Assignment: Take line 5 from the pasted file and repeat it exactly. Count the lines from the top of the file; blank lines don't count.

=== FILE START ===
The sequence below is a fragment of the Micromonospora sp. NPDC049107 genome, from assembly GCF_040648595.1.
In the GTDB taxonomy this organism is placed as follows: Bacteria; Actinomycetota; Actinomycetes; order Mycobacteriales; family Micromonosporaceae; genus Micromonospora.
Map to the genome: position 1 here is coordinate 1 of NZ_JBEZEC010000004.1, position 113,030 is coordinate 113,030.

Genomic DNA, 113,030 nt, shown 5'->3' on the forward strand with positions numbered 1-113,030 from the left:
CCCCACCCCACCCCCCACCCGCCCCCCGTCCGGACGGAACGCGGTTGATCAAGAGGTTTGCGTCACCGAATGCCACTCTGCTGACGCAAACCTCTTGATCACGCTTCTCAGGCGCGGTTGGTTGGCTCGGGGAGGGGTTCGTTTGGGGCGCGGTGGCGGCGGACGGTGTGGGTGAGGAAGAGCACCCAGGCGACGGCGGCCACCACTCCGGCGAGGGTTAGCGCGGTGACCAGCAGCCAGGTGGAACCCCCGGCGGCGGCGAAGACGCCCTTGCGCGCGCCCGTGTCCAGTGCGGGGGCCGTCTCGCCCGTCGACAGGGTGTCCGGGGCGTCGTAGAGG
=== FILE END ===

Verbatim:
CCCCACCCCACCCCCCACCCGCCCCCCGTCCGGACGGAACGCGGTTGATCAAGAGGTTTGCGTCACCGAATGCCACTCTGCTGACGCAAACCTCTTGATCACGCTTCTCAGGCGCGGTTGGTTGGCTCGGGGAGGGGTTCGTTTGGGGCGCGGTGGCGGCGGACGGTGTGGGTGAGGAAGAGCACCCAGGCGACGGCGGCCACCACTCCGGCGAGGGTTAGCGCGGTGACCAGCAGCCAGGTGGAACCCCCGGCGGCGGCGAAGACGCCCTTGCGCGCGCCCGTGTCCAGTGCGGGGGCCGTCTCGCCCGTCGACAGGGTGTCCGGGGCGTCGTAGAGG